An article on “Taming the Urge to War,” by John Horgan, a science journalist who cites the findings of a conference led by renowned chimpanzee researcher Frans de Waal.  The news here is that war is everywhere, yet “much can be done to reduce lethal conflict in the world today.”  Here’s how.  First, “foster economic interdependence through alliances such as the European Union.”  Second, reduce the “imbalance of power between nations,” again never mind how.  Third, birth control.  Fourth, stop climate change, which has “also driven conflict.”

Horgan’s piece reads like a lost addendum to the EU Constitution.  That most of its proposals coincide with Brown’s is, in truth, no coincidence.  A rationalist ideology, ignorant of the markeplace and contemptuous of the messiness of human existence, fairly shouts its message of salvation from both articles.  Consider.  An “influential thinker” and a chimpanzee expert demand, in a science journal, the gutting of the world’s economy and a transformation of our moral standards:  here we touch the edge of madness.

An article by economist Jeffrey Sachs on how “Obama’s expansion of the government’s economic role is vital — and we will have to pay for it.”  Once again, Europe is the hero, by having its governments consume a larger chunk of GDP than we have dared to do, until the present golden moment.  I can dispute or agree:  but how is this science?

An article by “skeptic” Michael Shermer skewering creationism.  In effect, an attack on non-science by a non-scientist.  I really don’t like either side of the culture wars, and I find it depressing that the Scientific American has stooped to enter the fray.  It places the journal on a par with those screaming people who turn up on CNN and Fox.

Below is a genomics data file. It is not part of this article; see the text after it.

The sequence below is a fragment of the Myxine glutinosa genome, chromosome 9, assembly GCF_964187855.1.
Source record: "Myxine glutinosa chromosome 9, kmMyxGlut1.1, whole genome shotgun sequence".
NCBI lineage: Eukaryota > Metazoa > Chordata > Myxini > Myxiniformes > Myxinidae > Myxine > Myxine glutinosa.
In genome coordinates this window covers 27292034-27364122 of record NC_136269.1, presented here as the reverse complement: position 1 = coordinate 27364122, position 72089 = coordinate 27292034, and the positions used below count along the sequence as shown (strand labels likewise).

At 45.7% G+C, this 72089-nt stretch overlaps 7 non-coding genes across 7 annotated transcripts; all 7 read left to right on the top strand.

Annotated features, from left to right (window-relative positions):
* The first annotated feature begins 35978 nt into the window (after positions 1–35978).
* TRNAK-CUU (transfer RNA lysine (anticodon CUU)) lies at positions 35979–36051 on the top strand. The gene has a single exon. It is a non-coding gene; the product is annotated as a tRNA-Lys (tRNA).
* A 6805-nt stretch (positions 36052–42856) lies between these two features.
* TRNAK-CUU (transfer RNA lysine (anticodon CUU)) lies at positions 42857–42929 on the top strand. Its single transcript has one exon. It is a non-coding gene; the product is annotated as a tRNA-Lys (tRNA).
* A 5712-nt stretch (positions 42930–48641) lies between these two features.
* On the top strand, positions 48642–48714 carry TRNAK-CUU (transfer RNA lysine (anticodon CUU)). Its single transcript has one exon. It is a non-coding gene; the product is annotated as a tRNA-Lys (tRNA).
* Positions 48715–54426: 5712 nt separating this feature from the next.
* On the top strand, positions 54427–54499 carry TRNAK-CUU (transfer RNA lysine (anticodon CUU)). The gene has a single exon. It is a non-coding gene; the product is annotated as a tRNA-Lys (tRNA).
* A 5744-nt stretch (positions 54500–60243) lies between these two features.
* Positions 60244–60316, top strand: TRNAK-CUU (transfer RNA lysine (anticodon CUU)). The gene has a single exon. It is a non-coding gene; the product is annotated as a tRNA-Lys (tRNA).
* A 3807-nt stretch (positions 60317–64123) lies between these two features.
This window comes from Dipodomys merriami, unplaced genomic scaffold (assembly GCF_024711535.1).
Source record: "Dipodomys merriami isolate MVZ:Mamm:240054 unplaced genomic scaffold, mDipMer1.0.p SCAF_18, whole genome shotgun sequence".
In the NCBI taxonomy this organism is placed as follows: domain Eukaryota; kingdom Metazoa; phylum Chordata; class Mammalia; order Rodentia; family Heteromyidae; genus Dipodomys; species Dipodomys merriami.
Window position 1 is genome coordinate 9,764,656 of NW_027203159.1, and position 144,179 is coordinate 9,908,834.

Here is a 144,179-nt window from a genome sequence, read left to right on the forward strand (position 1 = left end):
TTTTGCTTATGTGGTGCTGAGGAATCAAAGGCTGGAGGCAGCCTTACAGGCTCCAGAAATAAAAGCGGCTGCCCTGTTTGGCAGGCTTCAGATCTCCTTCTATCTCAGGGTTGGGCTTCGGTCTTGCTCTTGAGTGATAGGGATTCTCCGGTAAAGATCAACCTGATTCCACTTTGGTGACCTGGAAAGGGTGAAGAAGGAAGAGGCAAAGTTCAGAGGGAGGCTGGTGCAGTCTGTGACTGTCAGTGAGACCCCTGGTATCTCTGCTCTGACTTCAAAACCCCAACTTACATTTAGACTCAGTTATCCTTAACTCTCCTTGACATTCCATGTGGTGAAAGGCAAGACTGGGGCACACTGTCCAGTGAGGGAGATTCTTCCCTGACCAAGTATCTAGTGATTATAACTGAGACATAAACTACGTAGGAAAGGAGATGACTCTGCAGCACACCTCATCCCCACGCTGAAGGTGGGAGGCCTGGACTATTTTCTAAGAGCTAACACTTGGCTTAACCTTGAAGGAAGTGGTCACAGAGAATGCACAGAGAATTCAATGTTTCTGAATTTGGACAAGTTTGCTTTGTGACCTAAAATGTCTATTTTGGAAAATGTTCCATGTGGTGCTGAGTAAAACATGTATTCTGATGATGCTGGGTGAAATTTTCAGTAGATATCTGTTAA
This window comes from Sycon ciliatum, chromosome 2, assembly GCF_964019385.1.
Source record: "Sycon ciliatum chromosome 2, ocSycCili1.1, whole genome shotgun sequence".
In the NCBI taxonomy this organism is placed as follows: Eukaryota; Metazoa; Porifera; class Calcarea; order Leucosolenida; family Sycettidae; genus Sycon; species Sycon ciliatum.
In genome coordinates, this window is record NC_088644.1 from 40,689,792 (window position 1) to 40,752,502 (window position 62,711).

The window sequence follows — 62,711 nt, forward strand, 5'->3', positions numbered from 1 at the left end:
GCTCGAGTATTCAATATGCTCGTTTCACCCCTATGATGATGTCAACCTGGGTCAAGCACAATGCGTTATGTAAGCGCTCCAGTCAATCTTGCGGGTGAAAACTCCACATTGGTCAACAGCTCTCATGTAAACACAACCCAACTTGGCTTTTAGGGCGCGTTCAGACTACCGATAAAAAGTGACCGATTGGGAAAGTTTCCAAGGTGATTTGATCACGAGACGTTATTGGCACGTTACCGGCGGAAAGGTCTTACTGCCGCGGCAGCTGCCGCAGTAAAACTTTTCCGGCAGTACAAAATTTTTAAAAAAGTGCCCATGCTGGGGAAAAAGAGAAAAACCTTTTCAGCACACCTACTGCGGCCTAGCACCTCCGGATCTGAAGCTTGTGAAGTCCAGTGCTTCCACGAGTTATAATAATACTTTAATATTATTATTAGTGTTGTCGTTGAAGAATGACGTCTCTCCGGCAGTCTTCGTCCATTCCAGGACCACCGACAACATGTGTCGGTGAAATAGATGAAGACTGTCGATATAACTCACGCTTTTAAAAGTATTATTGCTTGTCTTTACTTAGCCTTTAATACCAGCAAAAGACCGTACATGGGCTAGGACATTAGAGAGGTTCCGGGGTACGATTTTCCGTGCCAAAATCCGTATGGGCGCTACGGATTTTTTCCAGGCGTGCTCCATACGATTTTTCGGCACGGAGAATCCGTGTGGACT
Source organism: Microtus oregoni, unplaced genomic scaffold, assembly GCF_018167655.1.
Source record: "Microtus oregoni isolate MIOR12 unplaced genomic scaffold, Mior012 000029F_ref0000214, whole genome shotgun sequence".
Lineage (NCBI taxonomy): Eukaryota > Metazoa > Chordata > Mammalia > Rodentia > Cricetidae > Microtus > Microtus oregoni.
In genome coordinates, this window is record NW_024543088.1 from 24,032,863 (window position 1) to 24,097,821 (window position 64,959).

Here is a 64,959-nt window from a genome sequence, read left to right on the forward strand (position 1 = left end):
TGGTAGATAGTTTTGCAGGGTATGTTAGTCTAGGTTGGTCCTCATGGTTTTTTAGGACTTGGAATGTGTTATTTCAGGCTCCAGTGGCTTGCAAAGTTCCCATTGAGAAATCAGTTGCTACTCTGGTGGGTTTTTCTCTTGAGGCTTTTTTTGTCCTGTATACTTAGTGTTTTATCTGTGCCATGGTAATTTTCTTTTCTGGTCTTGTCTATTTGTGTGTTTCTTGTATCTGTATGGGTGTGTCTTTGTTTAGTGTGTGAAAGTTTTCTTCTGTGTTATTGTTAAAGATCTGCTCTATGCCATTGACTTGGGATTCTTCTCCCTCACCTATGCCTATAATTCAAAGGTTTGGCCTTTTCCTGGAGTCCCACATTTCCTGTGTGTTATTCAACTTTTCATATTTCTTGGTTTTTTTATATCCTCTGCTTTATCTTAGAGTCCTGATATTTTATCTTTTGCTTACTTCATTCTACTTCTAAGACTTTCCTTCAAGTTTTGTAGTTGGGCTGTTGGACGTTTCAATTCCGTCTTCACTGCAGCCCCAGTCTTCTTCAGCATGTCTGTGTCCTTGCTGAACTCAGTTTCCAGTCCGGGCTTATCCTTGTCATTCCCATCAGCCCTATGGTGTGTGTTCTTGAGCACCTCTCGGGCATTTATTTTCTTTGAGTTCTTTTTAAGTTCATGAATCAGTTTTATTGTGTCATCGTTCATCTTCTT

Not one of these articles is about science.  All appear driven by the need to save the common rabble from itself.  While not an unworthy goal, it places the scientist in a false position relative to his fellow citizens.  He’s hardly a messianic figure — a savior.  He is really just them.  No more, no less.  As the scientist would consider it a sign of derangement if he heard his plumber or mechanic offer proposals to save the human race, so the rest of us worry when we read, in a science journal, calls to revolution and moral reformation from people who make a living studying chimpanzees or atomic particles.

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One Response to When scientists go mad

  1. […] and Ecology & Evolutionary Biology at the University of Arizona, Tucson. Whereas some have considerable disdain for scientists and academics, who are sometimes revealed to be just as human as the rest of us, I’m more inclined to […]